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Occupy Christmas, or, What’s in a Word? – A Christmas Commentary on John’s Prologue

“The divine word and wisdom became human, and made itself at home among us.”  So begins the Prologue to John’s gospel, with a far loftier and esoteric version of Jesus’ nativity than any birth in a barnyard. But more so, John’s introduction to a good news gospel reaches across the ages to not only give new meanings to the words he uses to describe the incarnate word of God; but gives fresh insight into some of our own vernacular, and how we might even redefine Christ’s mass ourselves.

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Good News, Bad News: An Amnesty Gospel for Advent

There’s two sides to every story, and there’s often some good news and bad news. Is the Gospel all good news? That depends. This Advent commentary considers the implications of rethinking and retelling the Christmas story.

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Occupy Thanksgiving

On Adequacy, Abundance and Excess

In the disequilibrium that defines this moment in time, how do we all reconstitute a life-affirming balance between those needs and wants with which we all struggle?

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The Immutability of Change

From: Words and Ways

Wave after wave of natural disasters and eruptions of human conflict set our heads spinning. Despotic regimes are getting overthrown, one right after the other; while the Occupy Movement gains momentum, demanding change of one sort or another. If change is the one constant, why do we resist? If it might reflect the nature of a divine imperative, how might we become agents and co-participants of such change ourselves?

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What Kind of Christian? – Part II

Part II

What is the relationship between the Jesus of history and the title accorded him as the “Christ?”  No matter what kind of Christian you may be, if Jesus is regarded to be fullest manifestation of God in the faith tradition we all call Christianity, just which Jesus are we talking about? And, how might we get from possibly being a disciple of this Jewish rabbi and spirit-sage, to “taking up a cross” of some kind for this “Christ?”  In a word, who’s got which Jesus?  This is Part II of a two-part commentary.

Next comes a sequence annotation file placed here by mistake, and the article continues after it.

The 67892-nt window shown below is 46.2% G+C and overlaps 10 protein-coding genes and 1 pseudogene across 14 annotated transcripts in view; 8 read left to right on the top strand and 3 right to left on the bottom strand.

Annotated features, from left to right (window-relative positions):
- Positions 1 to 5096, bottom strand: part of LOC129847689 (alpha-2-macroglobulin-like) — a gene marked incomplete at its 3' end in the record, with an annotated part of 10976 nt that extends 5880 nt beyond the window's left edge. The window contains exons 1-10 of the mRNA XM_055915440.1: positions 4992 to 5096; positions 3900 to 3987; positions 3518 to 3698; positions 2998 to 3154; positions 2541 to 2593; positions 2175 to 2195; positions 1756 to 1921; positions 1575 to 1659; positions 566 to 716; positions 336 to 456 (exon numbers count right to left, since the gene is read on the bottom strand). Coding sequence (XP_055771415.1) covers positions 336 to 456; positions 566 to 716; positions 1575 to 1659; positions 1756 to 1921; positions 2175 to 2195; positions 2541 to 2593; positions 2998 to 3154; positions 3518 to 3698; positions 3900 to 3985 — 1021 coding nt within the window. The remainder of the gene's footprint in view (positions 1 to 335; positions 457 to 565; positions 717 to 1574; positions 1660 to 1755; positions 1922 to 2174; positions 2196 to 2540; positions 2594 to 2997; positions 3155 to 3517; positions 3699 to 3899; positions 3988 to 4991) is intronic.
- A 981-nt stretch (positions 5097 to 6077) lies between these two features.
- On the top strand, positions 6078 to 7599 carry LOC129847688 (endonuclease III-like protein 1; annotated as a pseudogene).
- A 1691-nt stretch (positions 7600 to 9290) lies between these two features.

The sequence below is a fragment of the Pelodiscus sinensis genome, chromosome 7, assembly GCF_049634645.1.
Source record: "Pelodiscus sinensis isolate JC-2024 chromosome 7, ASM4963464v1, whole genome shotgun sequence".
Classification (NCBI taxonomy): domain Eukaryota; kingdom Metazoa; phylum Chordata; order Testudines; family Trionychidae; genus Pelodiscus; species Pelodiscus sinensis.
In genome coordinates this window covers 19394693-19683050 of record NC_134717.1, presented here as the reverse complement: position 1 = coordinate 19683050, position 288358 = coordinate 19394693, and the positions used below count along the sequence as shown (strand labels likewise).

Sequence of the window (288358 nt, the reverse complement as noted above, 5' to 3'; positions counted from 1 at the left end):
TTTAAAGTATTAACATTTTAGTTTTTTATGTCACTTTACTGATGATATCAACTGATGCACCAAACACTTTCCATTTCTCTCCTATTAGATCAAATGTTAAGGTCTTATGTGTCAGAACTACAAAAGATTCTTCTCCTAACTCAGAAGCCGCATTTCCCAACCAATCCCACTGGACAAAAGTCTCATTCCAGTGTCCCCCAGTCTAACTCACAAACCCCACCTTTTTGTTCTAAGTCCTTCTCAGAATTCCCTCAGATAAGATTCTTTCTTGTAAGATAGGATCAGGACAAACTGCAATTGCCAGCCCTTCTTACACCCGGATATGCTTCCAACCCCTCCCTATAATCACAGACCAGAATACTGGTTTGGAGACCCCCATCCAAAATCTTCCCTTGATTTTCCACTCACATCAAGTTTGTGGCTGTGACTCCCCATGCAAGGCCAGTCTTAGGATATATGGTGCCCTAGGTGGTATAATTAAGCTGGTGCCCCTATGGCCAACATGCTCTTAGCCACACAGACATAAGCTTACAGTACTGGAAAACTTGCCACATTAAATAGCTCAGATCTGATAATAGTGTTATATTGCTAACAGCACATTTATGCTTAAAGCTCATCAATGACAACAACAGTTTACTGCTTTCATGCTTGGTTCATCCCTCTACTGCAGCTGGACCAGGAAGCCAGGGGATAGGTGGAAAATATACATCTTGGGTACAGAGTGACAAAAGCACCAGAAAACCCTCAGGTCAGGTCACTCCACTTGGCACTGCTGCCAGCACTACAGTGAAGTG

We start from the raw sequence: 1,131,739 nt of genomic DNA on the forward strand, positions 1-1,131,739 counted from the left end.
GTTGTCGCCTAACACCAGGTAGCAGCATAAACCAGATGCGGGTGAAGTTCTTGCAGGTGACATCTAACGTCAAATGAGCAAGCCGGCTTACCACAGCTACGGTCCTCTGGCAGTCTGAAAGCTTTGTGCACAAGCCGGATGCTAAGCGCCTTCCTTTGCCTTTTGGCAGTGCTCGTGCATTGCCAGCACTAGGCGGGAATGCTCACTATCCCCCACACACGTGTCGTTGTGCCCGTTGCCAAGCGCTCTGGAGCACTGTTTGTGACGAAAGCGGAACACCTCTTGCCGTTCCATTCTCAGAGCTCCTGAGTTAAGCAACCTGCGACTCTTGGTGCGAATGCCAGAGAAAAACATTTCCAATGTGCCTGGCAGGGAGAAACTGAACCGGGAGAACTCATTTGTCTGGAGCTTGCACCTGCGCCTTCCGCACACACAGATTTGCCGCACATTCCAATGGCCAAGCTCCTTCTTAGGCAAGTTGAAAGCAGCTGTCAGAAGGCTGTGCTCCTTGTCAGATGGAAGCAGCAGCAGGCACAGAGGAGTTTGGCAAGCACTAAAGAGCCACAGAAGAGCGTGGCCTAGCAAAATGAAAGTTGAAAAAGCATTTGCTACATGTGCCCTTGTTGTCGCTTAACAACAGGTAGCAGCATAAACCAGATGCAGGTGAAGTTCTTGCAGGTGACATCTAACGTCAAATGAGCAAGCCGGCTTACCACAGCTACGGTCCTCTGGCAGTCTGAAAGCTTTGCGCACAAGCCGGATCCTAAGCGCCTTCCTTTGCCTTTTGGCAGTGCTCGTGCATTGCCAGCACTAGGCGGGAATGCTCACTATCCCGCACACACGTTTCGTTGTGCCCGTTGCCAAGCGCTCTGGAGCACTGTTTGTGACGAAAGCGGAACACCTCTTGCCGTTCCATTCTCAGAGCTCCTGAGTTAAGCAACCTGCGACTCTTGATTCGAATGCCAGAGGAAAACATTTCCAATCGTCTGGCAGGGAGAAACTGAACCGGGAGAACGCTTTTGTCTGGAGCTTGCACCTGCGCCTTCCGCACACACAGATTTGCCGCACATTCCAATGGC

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Moving Heaven and Hell

Regarding Heaven and Hell; Ah, but a man’s reach should exceed his grasp, or what’s a heaven for? – Robert Browning. An evangelical pastor of a mega-church, Rob Bell, creates a stir when he writes a little book, suggesting when it comes to a place called heaven, there’s room for everyone. What the hell?

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What Kind of Christian? – Part I

Part I

Shortly before his deadly rampage in Norway in July, Anders Behring Breivik posted a rambling Christian jihadist manifesto on his Facebook page.  Within days, a self-professed Christian fundamentalist who blogs online claimed the mass murderer was no Christian because he  “supports Darwinism and human logic, demonstrating a rationalist worldview rather than a Christian one.” Uh-oh. While I would also identify myself as some kind of “Christian,” I couldn’t resemble either of these two characters less. So what kinds of beliefs and behaviors do I accept and refute to describe my own “Christian” identity?  What kind of a “Christian” am I? … 

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Soul Searching, the Rupert Syndrome, and the Snowflake Factor

Soul Searching
In 1907, a physician name Duncan MacDougall from Haverhill, Massachusetts, set out to not only prove the existence of the human soul, but that it had a physical presence and substance, much like the heart and lungs, flesh, bone and blood.  With the use of a large scale he recorded the weight of terminally ill patients at the moment of death, and discerned a drop of ¾ of an ounce.  He deduced the fleeting soul not only existed, but left the body for who knows where, weighing a mere 21 grams.
The human heart has always longed to believe little ‘ol me is made up of something more than the dust of the earth, to which all mortal flesh returns.  It has been part of the stuff of religious thinking since the beginning of human thought.  For all its persuasive power to drive human beings to believe what cannot be known, and behave in the most radically extreme ways sometimes, the promise of an afterlife and immortality often remains void of much critical examination.
This commentary build on the earlier article, “Moving Heaven and Hell,” which can be found in the Center’s Library.

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Thank You, Mr. U: A Thanksgiving Idea

Is it ever too late to say thank you?  Yes, and no.  Here’s an idea for observing the Thanksgiving holiday in a less traditional way this year.